But since his retirement in 1999, Becker's main contribution to tennis has been through his television work.
It is something he enjoys immensely, his enthusiasm laid bare for all to see every time he picks up a microphone.
While Becker received a couple of phone calls from players curious as to whether he would be willing to take up a coaching role, it was only once Djokovic got in touch that he began to consider moving back onto the circuit.
But even then, Becker needed reassuring -- he had to know what was driving Djokovic.
"I have a pretty successful second career which is nothing to do with tennis or sport so I was already on the road for so many years, so I thought, why bother?" he says.
"But Novak called me and I told him I felt honored. I told him I appreciated that he remembered me and that I could bring something he didn't have yet.
"I considered going back on the road but I wanted to talk to him first to see how driven he was.
"I didn't want to spend weeks with him away from my wife and kids if he wasn't driven.
"I go on the road because I want to win the majors and not being happy with the quarters or the semis. He had the same mindset and that's why I felt it was the right decision."
Becker's presence at the 2014 Australian Open sparked much interest.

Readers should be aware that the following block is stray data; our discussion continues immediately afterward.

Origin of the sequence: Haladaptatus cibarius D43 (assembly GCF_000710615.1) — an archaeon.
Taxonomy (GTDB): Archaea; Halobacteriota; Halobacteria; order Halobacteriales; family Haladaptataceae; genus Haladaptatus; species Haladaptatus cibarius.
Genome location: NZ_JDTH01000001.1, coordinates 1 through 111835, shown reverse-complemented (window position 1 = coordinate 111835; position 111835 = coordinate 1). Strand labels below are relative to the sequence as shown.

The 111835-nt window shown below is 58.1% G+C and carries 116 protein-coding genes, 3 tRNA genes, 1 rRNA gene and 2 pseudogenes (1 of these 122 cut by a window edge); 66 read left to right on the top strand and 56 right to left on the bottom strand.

Djokovic, having won the title on each of his three previous visits to Melbourne Park, was dethroned by eventual winner Stan Wawrinka 9-7 in the fifth set of their quarterfinal.
That result sparked skepticism over Becker's appointment, though he dismissed that as "part of being Boris Becker."
Instead, Becker believes the defeat to Wawrinka allowed them time to assess which way they needed to go, and allowed him to begin to influence the Serbian's game -- especially the mental side.
Defeats in the finals at Wimbledon and the U.S Open in 2013 and the 2014 French Open had left question marks over Djokovic's morale, but Becker believes any doubts have since been erased.
"I was known to be a pretty hard-nosed guy on court with a very strong mentality," he adds.
"I was a fighter's player. Maybe I wasn't the quickest or most talented but I put all my character into the match.
"Maybe that was something he was looking for. He's so talented and physically he's amazing, maybe that was the one part he was lacking.